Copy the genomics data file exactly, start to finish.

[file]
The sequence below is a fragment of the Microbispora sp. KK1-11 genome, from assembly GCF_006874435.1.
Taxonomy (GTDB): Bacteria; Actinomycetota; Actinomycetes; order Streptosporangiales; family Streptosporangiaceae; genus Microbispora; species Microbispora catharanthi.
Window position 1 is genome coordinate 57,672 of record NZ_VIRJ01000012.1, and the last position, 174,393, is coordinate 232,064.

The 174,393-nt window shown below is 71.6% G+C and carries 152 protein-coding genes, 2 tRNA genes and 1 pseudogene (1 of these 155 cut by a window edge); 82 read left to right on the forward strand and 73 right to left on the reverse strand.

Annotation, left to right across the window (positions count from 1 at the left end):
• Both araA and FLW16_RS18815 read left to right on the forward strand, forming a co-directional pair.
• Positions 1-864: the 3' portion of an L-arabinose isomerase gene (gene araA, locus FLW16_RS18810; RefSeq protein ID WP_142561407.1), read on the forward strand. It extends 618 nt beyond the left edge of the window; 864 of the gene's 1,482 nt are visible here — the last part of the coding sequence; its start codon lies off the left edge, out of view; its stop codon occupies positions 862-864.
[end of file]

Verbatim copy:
The sequence below is a fragment of the Microbispora sp. KK1-11 genome, from assembly GCF_006874435.1.
Taxonomy (GTDB): Bacteria; Actinomycetota; Actinomycetes; order Streptosporangiales; family Streptosporangiaceae; genus Microbispora; species Microbispora catharanthi.
Window position 1 is genome coordinate 57,672 of record NZ_VIRJ01000012.1, and the last position, 174,393, is coordinate 232,064.

The 174,393-nt window shown below is 71.6% G+C and carries 152 protein-coding genes, 2 tRNA genes and 1 pseudogene (1 of these 155 cut by a window edge); 82 read left to right on the forward strand and 73 right to left on the reverse strand.

Annotation, left to right across the window (positions count from 1 at the left end):
• Both araA and FLW16_RS18815 read left to right on the forward strand, forming a co-directional pair.
• Positions 1-864: the 3' portion of an L-arabinose isomerase gene (gene araA, locus FLW16_RS18810; RefSeq protein ID WP_142561407.1), read on the forward strand. It extends 618 nt beyond the left edge of the window; 864 of the gene's 1,482 nt are visible here — the last part of the coding sequence; its start codon lies off the left edge, out of view; its stop codon occupies positions 862-864.